Because there is no paging channel on overlay carrier frequency f2, the channel needs to be configured to prevent mobile units from hashing to f2. However, for example, a mobile unit could initialize on overlay frequency f2 if a traffic allocation algorithm had previously directed it to a traffic channel on f2 for a call and the mobile unit had subsequently ended the call on f2. Upon ending the call, the mobile unit would acquire the sync channel message on f2, from which it would obtain instructions in accordance with the teachings of the present invention to acquire the paging channel on f1.
 In addition, a mobile unit could, for example, enter a service area and power up, whereupon a PRL (Provide Roaming List) of the mobile unit could direct the mobile unit to overlay carrier frequency f2. A mobile unit could also be directed to f2 by an algorithm within the mobile unit (such as one utilizing a most recently used list).
 Referring now to FIG. 3, operation of process 300 commences at step 302, wherein the mobile unit powers up, releases a call from traffic on overlay carrier frequency f2, or otherwise initializes on f2. Next, at step 304, the mobile unit enters a System Determination substate, wherein the mobile unit selects CDMA on overlay carrier frequency f2. Next, at step 306, the mobile unit enters the Pilot Channel Acquisition substate, wherein the mobile unit acquires the pilot channel of f2. In a preferred embodiment, overlay carriers have the same Pilot Pseudo-random Noise offset (Pilot_PN) as the underlying carrier. The pilot channel is transmitted continuously as all 0's on Walsh code 0. The pilot is first spread by the Walsh code 0 then is spread by a quadrature pair of short PN sequences, thus creating the Pilot_PN. This is done in order to ensure that mobile units have the correct timing and phase reference when they are directed to the underlying carrier. When mobile units are directed to the underlying carrier using the sync channel message, they are provided the Pilot_PN that they need to search for so that mobile units are able to find the pilot channel on the underlying carrier. If mobile units cannot find the pilot channel on the underlying carrier, they will not be able to find the underlying channel's paging channel, and will then reinitialize on the underlying carrier. Such reinitialization is undesirable because it takes a longer period of time than if the mobile unit already has the correct Pilot_PN upon being redirected to the underlying carrier.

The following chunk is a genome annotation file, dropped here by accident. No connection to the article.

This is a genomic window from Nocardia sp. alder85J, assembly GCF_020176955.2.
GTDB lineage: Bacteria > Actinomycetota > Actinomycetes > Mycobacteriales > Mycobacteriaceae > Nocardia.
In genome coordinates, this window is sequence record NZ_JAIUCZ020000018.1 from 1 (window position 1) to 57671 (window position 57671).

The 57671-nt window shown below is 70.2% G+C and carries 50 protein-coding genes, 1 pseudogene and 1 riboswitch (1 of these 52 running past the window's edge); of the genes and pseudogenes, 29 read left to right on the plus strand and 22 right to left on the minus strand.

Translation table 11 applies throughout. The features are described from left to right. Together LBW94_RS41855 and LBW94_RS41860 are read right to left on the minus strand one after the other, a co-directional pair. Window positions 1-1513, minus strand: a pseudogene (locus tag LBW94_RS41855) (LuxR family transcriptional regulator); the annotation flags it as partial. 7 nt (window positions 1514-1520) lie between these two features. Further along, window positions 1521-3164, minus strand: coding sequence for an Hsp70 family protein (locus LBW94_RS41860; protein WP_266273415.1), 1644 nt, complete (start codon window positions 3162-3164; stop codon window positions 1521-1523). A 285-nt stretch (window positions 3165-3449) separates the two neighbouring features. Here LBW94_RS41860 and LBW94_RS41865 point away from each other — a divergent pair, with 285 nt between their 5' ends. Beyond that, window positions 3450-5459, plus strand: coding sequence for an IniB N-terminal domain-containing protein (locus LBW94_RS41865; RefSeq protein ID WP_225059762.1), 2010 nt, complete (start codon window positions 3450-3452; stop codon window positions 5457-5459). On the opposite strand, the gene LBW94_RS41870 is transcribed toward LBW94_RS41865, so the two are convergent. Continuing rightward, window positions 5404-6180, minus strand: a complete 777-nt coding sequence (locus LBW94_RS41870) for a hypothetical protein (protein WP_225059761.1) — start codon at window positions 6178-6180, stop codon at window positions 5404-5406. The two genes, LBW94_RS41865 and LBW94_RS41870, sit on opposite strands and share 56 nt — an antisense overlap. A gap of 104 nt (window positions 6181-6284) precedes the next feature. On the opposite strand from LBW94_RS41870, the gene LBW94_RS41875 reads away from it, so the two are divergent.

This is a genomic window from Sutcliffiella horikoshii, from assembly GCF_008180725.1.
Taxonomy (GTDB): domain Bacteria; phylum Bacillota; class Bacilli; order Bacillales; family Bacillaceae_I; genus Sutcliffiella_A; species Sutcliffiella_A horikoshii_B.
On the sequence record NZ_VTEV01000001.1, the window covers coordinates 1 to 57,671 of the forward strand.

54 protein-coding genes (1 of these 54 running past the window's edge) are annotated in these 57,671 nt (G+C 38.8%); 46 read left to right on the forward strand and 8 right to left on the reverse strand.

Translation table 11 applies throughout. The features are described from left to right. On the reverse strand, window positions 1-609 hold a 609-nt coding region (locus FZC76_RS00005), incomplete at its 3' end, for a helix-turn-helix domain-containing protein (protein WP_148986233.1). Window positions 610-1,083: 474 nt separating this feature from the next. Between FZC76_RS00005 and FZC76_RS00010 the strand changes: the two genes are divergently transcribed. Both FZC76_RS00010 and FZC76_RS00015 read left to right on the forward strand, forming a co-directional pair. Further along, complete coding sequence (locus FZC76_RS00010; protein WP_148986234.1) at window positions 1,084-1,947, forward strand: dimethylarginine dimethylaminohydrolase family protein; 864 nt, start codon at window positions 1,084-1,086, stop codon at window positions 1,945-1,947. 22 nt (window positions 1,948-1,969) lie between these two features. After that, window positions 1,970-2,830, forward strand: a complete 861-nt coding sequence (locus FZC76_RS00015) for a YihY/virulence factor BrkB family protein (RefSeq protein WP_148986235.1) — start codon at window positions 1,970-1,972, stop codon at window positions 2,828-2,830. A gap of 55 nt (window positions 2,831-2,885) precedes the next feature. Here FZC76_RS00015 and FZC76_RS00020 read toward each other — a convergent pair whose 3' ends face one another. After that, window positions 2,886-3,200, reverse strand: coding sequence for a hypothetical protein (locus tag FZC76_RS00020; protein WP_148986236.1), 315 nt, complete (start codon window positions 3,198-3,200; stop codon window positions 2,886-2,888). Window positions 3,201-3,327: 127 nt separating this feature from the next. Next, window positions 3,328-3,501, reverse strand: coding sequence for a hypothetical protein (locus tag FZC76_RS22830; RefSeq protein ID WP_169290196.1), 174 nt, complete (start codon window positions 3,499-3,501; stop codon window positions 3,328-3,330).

From step 306, operation proceeds to step 308, wherein the mobile unit enters the Sync Channel Acquisition substate and receives a sync channel message on f2, which message directs the mobile unit to tune to the underlying carrier frequency f1. In a preferred embodiment, a CDMA_FREQ field of the sync channel message on f2 is configured with the frequency of the paging channel of f1 and a Pilot_PN field of the sync channel message on f2 contains the Pilot_PN of f1. In response to the sync channel message on f2, the mobile unit tunes to f1.
 Next, at step 310, the mobile unit enters the Timing Change substate. Steps 304-310 are collectively referred to as the Initialization State. From step 310, the process proceeds to step 312, wherein the mobile unit enters the CDMA Idle State and monitors the paging channel on the underlying carrier frequency f1.
 In a preferred embodiment, the paging channel of f1 includes a Channel List Message configured with only the frequency of the paging channel of f1, which prevents idle mobile units from searching for a paging channel on overlay frequencies that do not have a paging channel. If channel numbers of carriers without a paging channel were included in the Channel List message of the paging channel of f1, mobile units could, for example, use an internal algorithm specified by the IS-95 standard and, based on calculations using ESN and PN long codes, choose a carrier without a paging channel.
FIG. 4 illustrates a border region 400 of a wireless communications system. The border region 400 includes multiple carrier frequency cells that include underlying cell 402A and overlay cell 402B operating on a first carrier frequency f1 and a second carrier frequency f2, respectively. The border region 400 also includes cells 404A and sectorized cell 404B, cell 404A operating on the first carrier frequency f1 and cell 404B operating on the second carrier frequency f2, cell 404B substantially overlaying cell 404A. As is shown, cells 404A and 404B each include sectors i, j, and k. Further, the border region 400 also includes single carrier frequency cell 406, cell 406 operating on the first carrier frequency f1, and adjoining cell 404B sector k.